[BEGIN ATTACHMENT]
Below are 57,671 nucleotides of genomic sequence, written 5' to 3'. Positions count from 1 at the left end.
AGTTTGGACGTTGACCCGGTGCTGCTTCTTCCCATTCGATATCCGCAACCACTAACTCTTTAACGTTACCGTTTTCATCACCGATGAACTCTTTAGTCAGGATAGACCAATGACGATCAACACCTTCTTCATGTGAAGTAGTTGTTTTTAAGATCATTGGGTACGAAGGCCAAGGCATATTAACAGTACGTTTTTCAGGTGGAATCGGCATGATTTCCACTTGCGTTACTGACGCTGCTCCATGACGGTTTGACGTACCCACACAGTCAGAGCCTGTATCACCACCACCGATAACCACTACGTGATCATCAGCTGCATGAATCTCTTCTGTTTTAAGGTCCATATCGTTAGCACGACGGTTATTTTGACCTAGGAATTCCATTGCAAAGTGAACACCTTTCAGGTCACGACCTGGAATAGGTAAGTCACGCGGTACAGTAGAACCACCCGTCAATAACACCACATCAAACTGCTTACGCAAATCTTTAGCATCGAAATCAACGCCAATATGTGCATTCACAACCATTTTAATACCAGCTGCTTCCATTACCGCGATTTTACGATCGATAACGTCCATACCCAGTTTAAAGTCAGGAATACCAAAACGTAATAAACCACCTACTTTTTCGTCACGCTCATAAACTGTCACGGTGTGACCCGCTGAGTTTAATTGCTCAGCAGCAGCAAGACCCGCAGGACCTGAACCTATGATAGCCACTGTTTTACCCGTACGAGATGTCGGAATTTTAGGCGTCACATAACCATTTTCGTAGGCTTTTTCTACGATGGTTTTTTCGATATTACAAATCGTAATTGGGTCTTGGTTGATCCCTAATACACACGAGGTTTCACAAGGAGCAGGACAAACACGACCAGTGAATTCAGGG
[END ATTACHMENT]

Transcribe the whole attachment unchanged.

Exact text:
Below are 57,671 nucleotides of genomic sequence, written 5' to 3'. Positions count from 1 at the left end.
AGTTTGGACGTTGACCCGGTGCTGCTTCTTCCCATTCGATATCCGCAACCACTAACTCTTTAACGTTACCGTTTTCATCACCGATGAACTCTTTAGTCAGGATAGACCAATGACGATCAACACCTTCTTCATGTGAAGTAGTTGTTTTTAAGATCATTGGGTACGAAGGCCAAGGCATATTAACAGTACGTTTTTCAGGTGGAATCGGCATGATTTCCACTTGCGTTACTGACGCTGCTCCATGACGGTTTGACGTACCCACACAGTCAGAGCCTGTATCACCACCACCGATAACCACTACGTGATCATCAGCTGCATGAATCTCTTCTGTTTTAAGGTCCATATCGTTAGCACGACGGTTATTTTGACCTAGGAATTCCATTGCAAAGTGAACACCTTTCAGGTCACGACCTGGAATAGGTAAGTCACGCGGTACAGTAGAACCACCCGTCAATAACACCACATCAAACTGCTTACGCAAATCTTTAGCATCGAAATCAACGCCAATATGTGCATTCACAACCATTTTAATACCAGCTGCTTCCATTACCGCGATTTTACGATCGATAACGTCCATACCCAGTTTAAAGTCAGGAATACCAAAACGTAATAAACCACCTACTTTTTCGTCACGCTCATAAACTGTCACGGTGTGACCCGCTGAGTTTAATTGCTCAGCAGCAGCAAGACCCGCAGGACCTGAACCTATGATAGCCACTGTTTTACCCGTACGAGATGTCGGAATTTTAGGCGTCACATAACCATTTTCGTAGGCTTTTTCTACGATGGTTTTTTCGATATTACAAATCGTAATTGGGTCTTGGTTGATCCCTAATACACACGAGGTTTCACAAGGAGCAGGACAAACACGACCAGTGAATTCAGGG